The air contains many different types of bacteria and other microorganisms. Air is usually considered a minor ecological reservoir for microorganisms and very little is known about the activity of airborne microorganisms. Most research on air microorganisms focuses on the presence and transmission of pathogens that may cause disease. There has been very little exploration of bacterial activity and growth in the natural air. The objective of this project is to determine whether the bacteria in natural air environments are active and capable of growing while airborne. A one-year preliminary study will be conducted to answer the following questions: Are naturally occurring airborne bacteria active and do they multiply? Do airborne microorganisms degrade organic pollutants present in the air? How do bacteria in air actively respond to humidity and temperature and presence of specific chemical pollutants? Experiments will be performed using air collected from sites near significant sources of aerial pollutants. Stainless steel gas-phase chambers with humidity, temperature and light control will be used. Growth and activity of bacteria will be measured and DNA sequencing will be used to determine whether certain bacterial species become more prominent in the community makeup during exposure to chemicals, thus implying responsibility for the biodegradation.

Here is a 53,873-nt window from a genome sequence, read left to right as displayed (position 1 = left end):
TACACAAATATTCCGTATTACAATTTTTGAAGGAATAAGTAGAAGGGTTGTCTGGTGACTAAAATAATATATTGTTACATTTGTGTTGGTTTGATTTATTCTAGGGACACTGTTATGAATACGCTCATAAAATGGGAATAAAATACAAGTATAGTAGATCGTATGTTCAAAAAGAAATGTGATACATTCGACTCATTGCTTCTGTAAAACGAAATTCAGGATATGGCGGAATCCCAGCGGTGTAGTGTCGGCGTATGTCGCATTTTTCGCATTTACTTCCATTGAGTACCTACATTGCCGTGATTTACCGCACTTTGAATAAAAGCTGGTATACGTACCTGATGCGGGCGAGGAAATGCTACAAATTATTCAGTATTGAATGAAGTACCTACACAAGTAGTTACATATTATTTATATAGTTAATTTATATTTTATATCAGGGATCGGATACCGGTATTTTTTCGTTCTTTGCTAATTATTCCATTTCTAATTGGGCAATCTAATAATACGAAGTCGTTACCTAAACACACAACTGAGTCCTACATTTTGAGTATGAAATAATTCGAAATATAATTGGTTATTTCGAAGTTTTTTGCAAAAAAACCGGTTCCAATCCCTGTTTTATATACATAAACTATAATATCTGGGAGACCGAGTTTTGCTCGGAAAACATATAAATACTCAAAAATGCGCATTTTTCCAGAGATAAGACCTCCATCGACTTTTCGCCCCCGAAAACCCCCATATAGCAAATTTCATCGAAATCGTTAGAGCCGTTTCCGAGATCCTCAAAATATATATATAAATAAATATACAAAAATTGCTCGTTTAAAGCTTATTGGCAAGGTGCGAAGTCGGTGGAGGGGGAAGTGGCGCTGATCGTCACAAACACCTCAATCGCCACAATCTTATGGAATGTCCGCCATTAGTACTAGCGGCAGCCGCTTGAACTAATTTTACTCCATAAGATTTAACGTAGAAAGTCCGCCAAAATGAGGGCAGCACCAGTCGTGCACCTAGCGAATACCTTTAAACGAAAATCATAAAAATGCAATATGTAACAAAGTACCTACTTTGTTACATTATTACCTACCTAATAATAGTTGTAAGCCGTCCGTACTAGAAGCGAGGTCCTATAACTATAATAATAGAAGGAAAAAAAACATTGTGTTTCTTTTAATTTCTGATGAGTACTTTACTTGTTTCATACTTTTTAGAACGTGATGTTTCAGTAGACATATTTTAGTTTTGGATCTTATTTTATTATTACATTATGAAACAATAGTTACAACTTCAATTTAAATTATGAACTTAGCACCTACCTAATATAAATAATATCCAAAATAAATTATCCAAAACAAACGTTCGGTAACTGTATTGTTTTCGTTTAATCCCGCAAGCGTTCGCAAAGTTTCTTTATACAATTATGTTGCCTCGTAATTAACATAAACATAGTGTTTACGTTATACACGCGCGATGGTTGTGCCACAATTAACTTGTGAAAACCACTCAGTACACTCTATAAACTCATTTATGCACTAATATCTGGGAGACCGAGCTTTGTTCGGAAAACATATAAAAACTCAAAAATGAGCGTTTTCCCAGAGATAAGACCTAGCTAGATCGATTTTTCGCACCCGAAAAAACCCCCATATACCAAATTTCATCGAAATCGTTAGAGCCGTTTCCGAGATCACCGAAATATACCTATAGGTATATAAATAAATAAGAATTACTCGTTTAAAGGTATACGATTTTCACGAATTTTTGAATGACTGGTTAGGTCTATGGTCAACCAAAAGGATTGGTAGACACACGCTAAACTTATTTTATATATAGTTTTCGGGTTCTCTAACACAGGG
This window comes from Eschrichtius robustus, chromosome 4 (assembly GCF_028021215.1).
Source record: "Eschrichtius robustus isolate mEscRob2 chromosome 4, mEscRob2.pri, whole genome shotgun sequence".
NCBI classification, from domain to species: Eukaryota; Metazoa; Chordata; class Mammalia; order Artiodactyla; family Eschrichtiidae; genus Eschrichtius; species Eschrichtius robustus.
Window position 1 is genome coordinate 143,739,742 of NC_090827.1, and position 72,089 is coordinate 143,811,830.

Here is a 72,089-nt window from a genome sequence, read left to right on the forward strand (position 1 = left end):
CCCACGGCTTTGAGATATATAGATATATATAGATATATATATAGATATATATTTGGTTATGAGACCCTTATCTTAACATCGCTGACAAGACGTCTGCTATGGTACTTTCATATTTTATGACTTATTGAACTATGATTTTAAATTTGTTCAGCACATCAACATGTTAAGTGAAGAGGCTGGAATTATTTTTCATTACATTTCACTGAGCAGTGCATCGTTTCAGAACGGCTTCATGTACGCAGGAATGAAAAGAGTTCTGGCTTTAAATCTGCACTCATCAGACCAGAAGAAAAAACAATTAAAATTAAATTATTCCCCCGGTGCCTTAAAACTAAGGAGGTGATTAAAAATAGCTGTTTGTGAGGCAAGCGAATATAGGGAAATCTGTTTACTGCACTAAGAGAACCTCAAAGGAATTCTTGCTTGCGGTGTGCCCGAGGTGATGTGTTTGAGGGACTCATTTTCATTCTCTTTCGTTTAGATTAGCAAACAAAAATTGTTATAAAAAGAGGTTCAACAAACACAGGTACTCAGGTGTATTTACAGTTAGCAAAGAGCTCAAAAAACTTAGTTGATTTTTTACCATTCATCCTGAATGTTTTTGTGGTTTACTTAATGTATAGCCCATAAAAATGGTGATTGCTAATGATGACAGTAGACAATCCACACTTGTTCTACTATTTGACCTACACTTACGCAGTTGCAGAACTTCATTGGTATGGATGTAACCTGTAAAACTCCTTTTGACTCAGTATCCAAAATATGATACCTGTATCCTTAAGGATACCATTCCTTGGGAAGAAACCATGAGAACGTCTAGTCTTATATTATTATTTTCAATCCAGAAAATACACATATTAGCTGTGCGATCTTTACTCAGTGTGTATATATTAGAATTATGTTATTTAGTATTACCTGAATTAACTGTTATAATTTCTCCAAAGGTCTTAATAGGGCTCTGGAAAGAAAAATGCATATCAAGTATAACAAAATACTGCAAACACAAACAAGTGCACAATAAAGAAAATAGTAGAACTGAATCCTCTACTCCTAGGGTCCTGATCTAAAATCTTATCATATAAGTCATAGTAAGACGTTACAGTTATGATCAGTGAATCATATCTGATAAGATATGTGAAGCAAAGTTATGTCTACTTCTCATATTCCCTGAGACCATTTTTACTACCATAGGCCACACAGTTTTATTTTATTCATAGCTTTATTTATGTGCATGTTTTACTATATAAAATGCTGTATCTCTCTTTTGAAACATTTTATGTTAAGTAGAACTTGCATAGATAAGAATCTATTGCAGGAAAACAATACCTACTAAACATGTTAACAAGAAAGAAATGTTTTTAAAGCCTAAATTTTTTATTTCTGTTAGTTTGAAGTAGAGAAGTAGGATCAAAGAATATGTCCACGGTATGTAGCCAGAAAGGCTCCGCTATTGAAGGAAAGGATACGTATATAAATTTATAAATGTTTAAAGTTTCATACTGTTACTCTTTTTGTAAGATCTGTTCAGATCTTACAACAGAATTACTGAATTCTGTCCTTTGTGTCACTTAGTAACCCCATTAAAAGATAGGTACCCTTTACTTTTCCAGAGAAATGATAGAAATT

This study will lead to discovery of the existence and extent of native bacterial activity in air, which is an all but unexplored component of the biosphere. Bacteria in air may degrade pollutants and have important functions in climate processes. The results of this study will serve as the basis for initial estimates of the global impact of degradation by aerial microorganisms on the cycling of pollutants, a currently unknown contribution. This project is also a starting point for novel future studies to explore the bulk aerial and cloud environment with respect to microbial ecology, pollutant degradation, climate processes, expression of genes in air that could be used as biomarkers, and ultimately, impact on human health and implications for biosecurity. Currently, very little data are available on any of these topics. The broader impacts of this research project will include recruitment of graduate and undergraduate students to carry out the project, incorporation of project concepts in the co-PIs new laboratory course on Bioaerosol Technology, and incorporation of the project in an outreach workshop that the PI conducts as part of a Rutgers University orientation program for incoming female freshmen engineering and science majors.